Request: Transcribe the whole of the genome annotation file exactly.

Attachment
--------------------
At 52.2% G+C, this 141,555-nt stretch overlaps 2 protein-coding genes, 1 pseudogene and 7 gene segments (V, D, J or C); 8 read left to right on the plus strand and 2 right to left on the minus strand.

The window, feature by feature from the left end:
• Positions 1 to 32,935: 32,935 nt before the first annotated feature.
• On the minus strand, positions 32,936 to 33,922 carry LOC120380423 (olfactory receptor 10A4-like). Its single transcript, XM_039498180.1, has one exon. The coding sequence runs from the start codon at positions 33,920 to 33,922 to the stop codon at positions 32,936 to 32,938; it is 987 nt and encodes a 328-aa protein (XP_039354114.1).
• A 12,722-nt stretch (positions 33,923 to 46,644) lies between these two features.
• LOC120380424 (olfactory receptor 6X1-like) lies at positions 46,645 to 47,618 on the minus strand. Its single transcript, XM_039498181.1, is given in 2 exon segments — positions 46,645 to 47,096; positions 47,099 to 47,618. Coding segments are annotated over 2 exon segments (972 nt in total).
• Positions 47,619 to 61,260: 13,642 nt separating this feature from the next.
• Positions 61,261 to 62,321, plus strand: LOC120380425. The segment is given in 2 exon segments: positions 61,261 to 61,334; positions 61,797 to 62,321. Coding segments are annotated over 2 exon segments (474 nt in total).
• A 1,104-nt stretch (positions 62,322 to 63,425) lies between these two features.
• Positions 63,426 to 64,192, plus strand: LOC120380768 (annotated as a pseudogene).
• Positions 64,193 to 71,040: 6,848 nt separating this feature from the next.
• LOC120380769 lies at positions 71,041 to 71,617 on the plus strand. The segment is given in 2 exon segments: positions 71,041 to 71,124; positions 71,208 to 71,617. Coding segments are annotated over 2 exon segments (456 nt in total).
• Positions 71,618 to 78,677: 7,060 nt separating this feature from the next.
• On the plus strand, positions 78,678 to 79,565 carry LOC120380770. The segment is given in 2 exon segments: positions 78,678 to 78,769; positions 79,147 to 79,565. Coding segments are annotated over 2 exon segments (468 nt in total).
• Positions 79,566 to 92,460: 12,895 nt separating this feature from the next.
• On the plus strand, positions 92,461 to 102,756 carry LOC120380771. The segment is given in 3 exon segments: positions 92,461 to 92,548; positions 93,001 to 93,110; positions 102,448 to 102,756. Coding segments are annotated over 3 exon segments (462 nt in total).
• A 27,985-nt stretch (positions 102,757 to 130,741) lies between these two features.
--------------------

At 52.2% G+C, this 141,555-nt stretch overlaps 2 protein-coding genes, 1 pseudogene and 7 gene segments (V, D, J or C); 8 read left to right on the plus strand and 2 right to left on the minus strand.

The window, feature by feature from the left end:
• Positions 1 to 32,935: 32,935 nt before the first annotated feature.
• On the minus strand, positions 32,936 to 33,922 carry LOC120380423 (olfactory receptor 10A4-like). Its single transcript, XM_039498180.1, has one exon. The coding sequence runs from the start codon at positions 33,920 to 33,922 to the stop codon at positions 32,936 to 32,938; it is 987 nt and encodes a 328-aa protein (XP_039354114.1).
• A 12,722-nt stretch (positions 33,923 to 46,644) lies between these two features.
• LOC120380424 (olfactory receptor 6X1-like) lies at positions 46,645 to 47,618 on the minus strand. Its single transcript, XM_039498181.1, is given in 2 exon segments — positions 46,645 to 47,096; positions 47,099 to 47,618. Coding segments are annotated over 2 exon segments (972 nt in total).
• Positions 47,619 to 61,260: 13,642 nt separating this feature from the next.
• Positions 61,261 to 62,321, plus strand: LOC120380425. The segment is given in 2 exon segments: positions 61,261 to 61,334; positions 61,797 to 62,321. Coding segments are annotated over 2 exon segments (474 nt in total).
• A 1,104-nt stretch (positions 62,322 to 63,425) lies between these two features.
• Positions 63,426 to 64,192, plus strand: LOC120380768 (annotated as a pseudogene).
• Positions 64,193 to 71,040: 6,848 nt separating this feature from the next.
• LOC120380769 lies at positions 71,041 to 71,617 on the plus strand. The segment is given in 2 exon segments: positions 71,041 to 71,124; positions 71,208 to 71,617. Coding segments are annotated over 2 exon segments (456 nt in total).
• Positions 71,618 to 78,677: 7,060 nt separating this feature from the next.
• On the plus strand, positions 78,678 to 79,565 carry LOC120380770. The segment is given in 2 exon segments: positions 78,678 to 78,769; positions 79,147 to 79,565. Coding segments are annotated over 2 exon segments (468 nt in total).
• Positions 79,566 to 92,460: 12,895 nt separating this feature from the next.
• On the plus strand, positions 92,461 to 102,756 carry LOC120380771. The segment is given in 3 exon segments: positions 92,461 to 92,548; positions 93,001 to 93,110; positions 102,448 to 102,756. Coding segments are annotated over 3 exon segments (462 nt in total).
• A 27,985-nt stretch (positions 102,757 to 130,741) lies between these two features.